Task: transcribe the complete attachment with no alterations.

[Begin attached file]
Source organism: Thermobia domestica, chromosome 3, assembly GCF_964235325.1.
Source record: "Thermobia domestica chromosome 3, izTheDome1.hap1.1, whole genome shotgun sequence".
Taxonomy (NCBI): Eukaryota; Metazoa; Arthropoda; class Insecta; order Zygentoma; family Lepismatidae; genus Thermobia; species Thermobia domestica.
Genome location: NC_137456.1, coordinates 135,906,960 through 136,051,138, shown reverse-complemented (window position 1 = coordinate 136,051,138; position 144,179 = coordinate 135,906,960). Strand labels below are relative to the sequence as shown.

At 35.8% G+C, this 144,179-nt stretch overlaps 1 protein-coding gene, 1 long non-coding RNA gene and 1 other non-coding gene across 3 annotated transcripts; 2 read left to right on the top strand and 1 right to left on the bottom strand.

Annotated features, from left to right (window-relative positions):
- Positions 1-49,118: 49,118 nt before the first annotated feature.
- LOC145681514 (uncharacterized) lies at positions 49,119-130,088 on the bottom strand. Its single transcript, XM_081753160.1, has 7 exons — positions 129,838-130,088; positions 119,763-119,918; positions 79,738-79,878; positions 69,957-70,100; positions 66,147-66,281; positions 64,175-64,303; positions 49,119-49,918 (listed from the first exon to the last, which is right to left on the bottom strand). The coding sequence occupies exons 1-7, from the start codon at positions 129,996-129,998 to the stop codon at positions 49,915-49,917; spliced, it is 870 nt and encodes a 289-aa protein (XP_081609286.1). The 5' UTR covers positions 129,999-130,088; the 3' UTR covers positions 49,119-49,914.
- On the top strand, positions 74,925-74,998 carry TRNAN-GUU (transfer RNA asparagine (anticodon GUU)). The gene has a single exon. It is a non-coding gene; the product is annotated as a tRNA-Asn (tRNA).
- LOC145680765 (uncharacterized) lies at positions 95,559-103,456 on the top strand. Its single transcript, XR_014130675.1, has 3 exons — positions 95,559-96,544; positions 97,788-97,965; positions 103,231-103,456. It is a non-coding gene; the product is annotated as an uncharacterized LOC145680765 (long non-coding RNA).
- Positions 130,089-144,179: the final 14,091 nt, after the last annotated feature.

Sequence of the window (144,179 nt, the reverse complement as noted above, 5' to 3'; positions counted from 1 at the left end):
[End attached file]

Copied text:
Source organism: Thermobia domestica, chromosome 3, assembly GCF_964235325.1.
Source record: "Thermobia domestica chromosome 3, izTheDome1.hap1.1, whole genome shotgun sequence".
Taxonomy (NCBI): Eukaryota; Metazoa; Arthropoda; class Insecta; order Zygentoma; family Lepismatidae; genus Thermobia; species Thermobia domestica.
Genome location: NC_137456.1, coordinates 135,906,960 through 136,051,138, shown reverse-complemented (window position 1 = coordinate 136,051,138; position 144,179 = coordinate 135,906,960). Strand labels below are relative to the sequence as shown.

At 35.8% G+C, this 144,179-nt stretch overlaps 1 protein-coding gene, 1 long non-coding RNA gene and 1 other non-coding gene across 3 annotated transcripts; 2 read left to right on the top strand and 1 right to left on the bottom strand.

Annotated features, from left to right (window-relative positions):
- Positions 1-49,118: 49,118 nt before the first annotated feature.
- LOC145681514 (uncharacterized) lies at positions 49,119-130,088 on the bottom strand. Its single transcript, XM_081753160.1, has 7 exons — positions 129,838-130,088; positions 119,763-119,918; positions 79,738-79,878; positions 69,957-70,100; positions 66,147-66,281; positions 64,175-64,303; positions 49,119-49,918 (listed from the first exon to the last, which is right to left on the bottom strand). The coding sequence occupies exons 1-7, from the start codon at positions 129,996-129,998 to the stop codon at positions 49,915-49,917; spliced, it is 870 nt and encodes a 289-aa protein (XP_081609286.1). The 5' UTR covers positions 129,999-130,088; the 3' UTR covers positions 49,119-49,914.
- On the top strand, positions 74,925-74,998 carry TRNAN-GUU (transfer RNA asparagine (anticodon GUU)). The gene has a single exon. It is a non-coding gene; the product is annotated as a tRNA-Asn (tRNA).
- LOC145680765 (uncharacterized) lies at positions 95,559-103,456 on the top strand. Its single transcript, XR_014130675.1, has 3 exons — positions 95,559-96,544; positions 97,788-97,965; positions 103,231-103,456. It is a non-coding gene; the product is annotated as an uncharacterized LOC145680765 (long non-coding RNA).
- Positions 130,089-144,179: the final 14,091 nt, after the last annotated feature.

Sequence of the window (144,179 nt, the reverse complement as noted above, 5' to 3'; positions counted from 1 at the left end):